Pm needs to bring the army to order
YET again, a Lesotho Defence Force (LDF) officer suspected of mutiny is languishing in Maseru Maximum Security Prison despite a Court of Appeal ruling ordering his release.
As reported in this edition, Lance-corporal Toma nehemiah Jobo successfully appealed against his continued incarceration in the top court, which ordered that he be placed under open arrest.
In his ruling, Justice Moses Hungwe Chinhengo took note of the “unreasonableness” of keeping LanceCorporal Jobo under close arrest in view of the uncertainty of the date when his trial would commence.
The judge also highlighted the fact that Lance-corporal Jobo had been jailed for more than 42 days in contravention of LDF regulations. However, the army officer was still in custody at the time of going to press.
Despite court rulings ordering the release of LanceCorporal Jobo and his 23 detained colleagues, the LDF has continued to use technicalities to keep them incarcerated. In one instance, they argued that a High Court ruling had been “overtaken by events” because they had already instituted their own processes.
In another, they “released” the officers on the prison grounds, only to re-arrest them shortly after on fresh charges.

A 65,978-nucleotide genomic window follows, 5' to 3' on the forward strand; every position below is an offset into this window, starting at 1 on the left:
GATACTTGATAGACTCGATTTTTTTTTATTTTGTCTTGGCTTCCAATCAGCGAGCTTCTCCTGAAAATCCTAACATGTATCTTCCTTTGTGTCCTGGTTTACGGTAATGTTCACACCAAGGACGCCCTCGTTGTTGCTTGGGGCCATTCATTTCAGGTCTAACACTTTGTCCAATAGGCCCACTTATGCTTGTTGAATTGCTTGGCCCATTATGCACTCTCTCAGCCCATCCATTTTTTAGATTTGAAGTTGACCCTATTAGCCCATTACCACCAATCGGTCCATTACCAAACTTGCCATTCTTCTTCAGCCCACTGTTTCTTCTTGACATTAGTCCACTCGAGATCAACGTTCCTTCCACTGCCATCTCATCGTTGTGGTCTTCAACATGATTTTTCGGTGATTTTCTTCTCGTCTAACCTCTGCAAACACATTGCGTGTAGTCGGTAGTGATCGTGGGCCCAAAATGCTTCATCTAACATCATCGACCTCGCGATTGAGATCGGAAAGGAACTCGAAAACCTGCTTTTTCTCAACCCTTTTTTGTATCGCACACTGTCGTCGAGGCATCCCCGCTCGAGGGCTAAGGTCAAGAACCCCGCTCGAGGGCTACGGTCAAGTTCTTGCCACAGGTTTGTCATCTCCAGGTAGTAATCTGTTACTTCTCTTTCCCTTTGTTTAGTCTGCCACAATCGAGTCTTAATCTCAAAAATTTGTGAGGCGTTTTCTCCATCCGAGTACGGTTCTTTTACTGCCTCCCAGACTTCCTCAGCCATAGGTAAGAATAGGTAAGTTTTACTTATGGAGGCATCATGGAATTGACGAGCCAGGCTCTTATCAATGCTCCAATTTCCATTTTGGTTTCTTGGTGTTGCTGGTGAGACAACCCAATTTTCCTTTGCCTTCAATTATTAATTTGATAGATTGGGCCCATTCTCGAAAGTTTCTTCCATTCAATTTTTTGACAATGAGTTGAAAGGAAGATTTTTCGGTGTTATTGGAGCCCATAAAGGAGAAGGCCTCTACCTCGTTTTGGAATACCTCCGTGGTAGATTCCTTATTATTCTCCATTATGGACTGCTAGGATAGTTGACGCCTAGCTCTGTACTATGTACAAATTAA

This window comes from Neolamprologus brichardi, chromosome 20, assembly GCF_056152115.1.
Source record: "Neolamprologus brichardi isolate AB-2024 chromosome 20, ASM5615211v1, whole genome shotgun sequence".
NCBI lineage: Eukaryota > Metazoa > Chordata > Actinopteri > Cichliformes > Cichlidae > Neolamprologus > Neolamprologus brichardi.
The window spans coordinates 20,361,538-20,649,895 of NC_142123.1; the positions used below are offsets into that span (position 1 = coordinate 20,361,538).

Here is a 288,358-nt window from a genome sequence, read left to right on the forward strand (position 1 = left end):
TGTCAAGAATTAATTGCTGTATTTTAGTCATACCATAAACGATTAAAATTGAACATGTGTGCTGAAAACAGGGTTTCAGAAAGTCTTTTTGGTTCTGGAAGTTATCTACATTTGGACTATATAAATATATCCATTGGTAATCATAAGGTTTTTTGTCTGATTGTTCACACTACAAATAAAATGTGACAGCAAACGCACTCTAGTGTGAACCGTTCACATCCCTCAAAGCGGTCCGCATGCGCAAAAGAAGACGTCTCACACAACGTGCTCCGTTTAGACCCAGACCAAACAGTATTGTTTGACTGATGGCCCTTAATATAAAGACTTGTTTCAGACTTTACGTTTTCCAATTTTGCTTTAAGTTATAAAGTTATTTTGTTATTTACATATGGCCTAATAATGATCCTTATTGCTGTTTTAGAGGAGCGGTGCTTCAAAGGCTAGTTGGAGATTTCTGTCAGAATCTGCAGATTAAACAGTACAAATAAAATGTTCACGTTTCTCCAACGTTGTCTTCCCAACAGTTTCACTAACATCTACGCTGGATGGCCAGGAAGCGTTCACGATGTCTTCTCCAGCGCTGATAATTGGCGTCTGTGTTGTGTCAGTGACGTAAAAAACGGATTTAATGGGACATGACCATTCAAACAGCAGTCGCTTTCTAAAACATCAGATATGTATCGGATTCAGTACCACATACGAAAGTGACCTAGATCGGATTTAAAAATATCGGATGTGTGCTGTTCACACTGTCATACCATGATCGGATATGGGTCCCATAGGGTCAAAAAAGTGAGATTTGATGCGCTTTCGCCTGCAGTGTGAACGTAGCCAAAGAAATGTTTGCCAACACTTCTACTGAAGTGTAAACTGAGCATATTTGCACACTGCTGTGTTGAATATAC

Dr Mosisili needs to call the army to order in their defiance of lawful court rulings. The premier can ill afford to succumb to political expediency and act outside the Constitution in cases involving security matters because it will set a bad precedent. The state’s obligation to protect liberties should be sacrosanct.
If anybody has committed an offence, the law is very clear on their rights, and the Constitution must not be suspended because there are state security issues. The condoning of such army excesses is only serving to entrench the developing culture of impunity.
The absence of real political will to implement this very basic tenet of the law “the assumption of innocence” has brought us to this sad state of affairs where suspects disappear for weeks only to be brought to court bearing marks of abuse at the hands of the army.
It places Lesotho in a club of rogue states which routinely resort to torture and other acts of brutality as measures of coercive control. The government has an obligation to continue to act within the confines of the law notwithstanding the gravity of the case it is prosecuting.